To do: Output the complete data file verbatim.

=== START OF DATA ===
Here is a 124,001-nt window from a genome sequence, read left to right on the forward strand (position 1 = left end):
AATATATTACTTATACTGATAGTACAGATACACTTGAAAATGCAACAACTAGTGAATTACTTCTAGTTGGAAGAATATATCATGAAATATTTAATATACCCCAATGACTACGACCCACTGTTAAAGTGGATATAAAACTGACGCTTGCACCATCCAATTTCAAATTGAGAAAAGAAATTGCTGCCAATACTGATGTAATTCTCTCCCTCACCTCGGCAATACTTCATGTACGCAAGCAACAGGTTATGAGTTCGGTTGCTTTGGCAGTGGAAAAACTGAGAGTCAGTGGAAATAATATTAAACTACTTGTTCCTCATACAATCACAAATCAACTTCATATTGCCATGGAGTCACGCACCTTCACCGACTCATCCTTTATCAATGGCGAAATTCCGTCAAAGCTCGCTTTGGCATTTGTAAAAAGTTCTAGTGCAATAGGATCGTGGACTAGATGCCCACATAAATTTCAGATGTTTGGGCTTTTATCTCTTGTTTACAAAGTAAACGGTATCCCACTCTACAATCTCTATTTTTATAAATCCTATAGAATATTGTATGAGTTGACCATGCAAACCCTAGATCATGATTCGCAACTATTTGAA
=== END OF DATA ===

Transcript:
Here is a 124,001-nt window from a genome sequence, read left to right on the forward strand (position 1 = left end):
AATATATTACTTATACTGATAGTACAGATACACTTGAAAATGCAACAACTAGTGAATTACTTCTAGTTGGAAGAATATATCATGAAATATTTAATATACCCCAATGACTACGACCCACTGTTAAAGTGGATATAAAACTGACGCTTGCACCATCCAATTTCAAATTGAGAAAAGAAATTGCTGCCAATACTGATGTAATTCTCTCCCTCACCTCGGCAATACTTCATGTACGCAAGCAACAGGTTATGAGTTCGGTTGCTTTGGCAGTGGAAAAACTGAGAGTCAGTGGAAATAATATTAAACTACTTGTTCCTCATACAATCACAAATCAACTTCATATTGCCATGGAGTCACGCACCTTCACCGACTCATCCTTTATCAATGGCGAAATTCCGTCAAAGCTCGCTTTGGCATTTGTAAAAAGTTCTAGTGCAATAGGATCGTGGACTAGATGCCCACATAAATTTCAGATGTTTGGGCTTTTATCTCTTGTTTACAAAGTAAACGGTATCCCACTCTACAATCTCTATTTTTATAAATCCTATAGAATATTGTATGAGTTGACCATGCAAACCCTAGATCATGATTCGCAACTATTTGAA